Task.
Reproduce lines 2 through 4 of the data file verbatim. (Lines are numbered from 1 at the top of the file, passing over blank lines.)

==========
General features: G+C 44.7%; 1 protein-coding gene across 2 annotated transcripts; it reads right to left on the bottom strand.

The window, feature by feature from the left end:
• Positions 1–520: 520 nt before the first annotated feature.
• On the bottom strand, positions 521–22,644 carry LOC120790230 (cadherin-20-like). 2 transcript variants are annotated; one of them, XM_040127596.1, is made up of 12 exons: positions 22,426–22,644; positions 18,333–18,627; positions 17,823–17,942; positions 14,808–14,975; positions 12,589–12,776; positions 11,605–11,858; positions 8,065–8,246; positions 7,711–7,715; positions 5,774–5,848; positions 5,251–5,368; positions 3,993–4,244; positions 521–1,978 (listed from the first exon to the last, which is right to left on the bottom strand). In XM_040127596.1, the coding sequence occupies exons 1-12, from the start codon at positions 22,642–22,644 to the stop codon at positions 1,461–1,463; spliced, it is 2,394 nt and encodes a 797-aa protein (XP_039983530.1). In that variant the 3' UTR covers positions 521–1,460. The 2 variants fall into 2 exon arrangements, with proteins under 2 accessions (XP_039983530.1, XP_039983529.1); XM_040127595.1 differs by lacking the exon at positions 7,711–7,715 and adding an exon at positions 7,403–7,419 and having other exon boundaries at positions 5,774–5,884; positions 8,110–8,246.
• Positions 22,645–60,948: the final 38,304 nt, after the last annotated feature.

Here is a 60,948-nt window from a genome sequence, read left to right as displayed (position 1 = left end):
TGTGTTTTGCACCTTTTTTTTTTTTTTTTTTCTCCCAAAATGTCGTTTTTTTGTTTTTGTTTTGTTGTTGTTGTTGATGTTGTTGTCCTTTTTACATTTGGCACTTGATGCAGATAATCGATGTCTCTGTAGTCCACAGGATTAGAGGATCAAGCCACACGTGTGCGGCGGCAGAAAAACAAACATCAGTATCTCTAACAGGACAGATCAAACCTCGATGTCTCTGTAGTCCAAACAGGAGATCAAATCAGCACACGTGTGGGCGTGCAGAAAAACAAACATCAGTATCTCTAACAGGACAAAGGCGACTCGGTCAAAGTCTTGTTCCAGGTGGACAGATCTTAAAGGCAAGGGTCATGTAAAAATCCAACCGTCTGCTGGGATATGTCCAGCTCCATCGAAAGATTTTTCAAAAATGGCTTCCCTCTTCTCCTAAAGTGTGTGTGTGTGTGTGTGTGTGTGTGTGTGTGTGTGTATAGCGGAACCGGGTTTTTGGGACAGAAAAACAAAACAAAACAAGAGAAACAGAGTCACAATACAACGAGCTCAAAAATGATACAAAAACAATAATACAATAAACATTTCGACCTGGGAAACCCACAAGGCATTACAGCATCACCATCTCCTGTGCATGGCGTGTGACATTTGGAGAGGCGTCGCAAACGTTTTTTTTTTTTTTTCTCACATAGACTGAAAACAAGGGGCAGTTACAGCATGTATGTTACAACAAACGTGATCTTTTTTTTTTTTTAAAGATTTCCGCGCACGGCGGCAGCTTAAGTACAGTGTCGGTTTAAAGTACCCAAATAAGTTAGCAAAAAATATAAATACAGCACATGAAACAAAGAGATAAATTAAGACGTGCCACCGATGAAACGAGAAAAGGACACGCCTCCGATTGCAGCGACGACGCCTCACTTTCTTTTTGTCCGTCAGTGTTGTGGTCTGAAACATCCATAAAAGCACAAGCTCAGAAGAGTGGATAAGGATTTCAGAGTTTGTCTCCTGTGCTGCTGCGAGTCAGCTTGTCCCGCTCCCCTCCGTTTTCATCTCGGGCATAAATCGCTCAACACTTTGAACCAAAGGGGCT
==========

The window, feature by feature from the left end:
• Positions 1–520: 520 nt before the first annotated feature.
• On the bottom strand, positions 521–22,644 carry LOC120790230 (cadherin-20-like). 2 transcript variants are annotated; one of them, XM_040127596.1, is made up of 12 exons: positions 22,426–22,644; positions 18,333–18,627; positions 17,823–17,942; positions 14,808–14,975; positions 12,589–12,776; positions 11,605–11,858; positions 8,065–8,246; positions 7,711–7,715; positions 5,774–5,848; positions 5,251–5,368; positions 3,993–4,244; positions 521–1,978 (listed from the first exon to the last, which is right to left on the bottom strand). In XM_040127596.1, the coding sequence occupies exons 1-12, from the start codon at positions 22,642–22,644 to the stop codon at positions 1,461–1,463; spliced, it is 2,394 nt and encodes a 797-aa protein (XP_039983530.1). In that variant the 3' UTR covers positions 521–1,460. The 2 variants fall into 2 exon arrangements, with proteins under 2 accessions (XP_039983530.1, XP_039983529.1); XM_040127595.1 differs by lacking the exon at positions 7,711–7,715 and adding an exon at positions 7,403–7,419 and having other exon boundaries at positions 5,774–5,884; positions 8,110–8,246.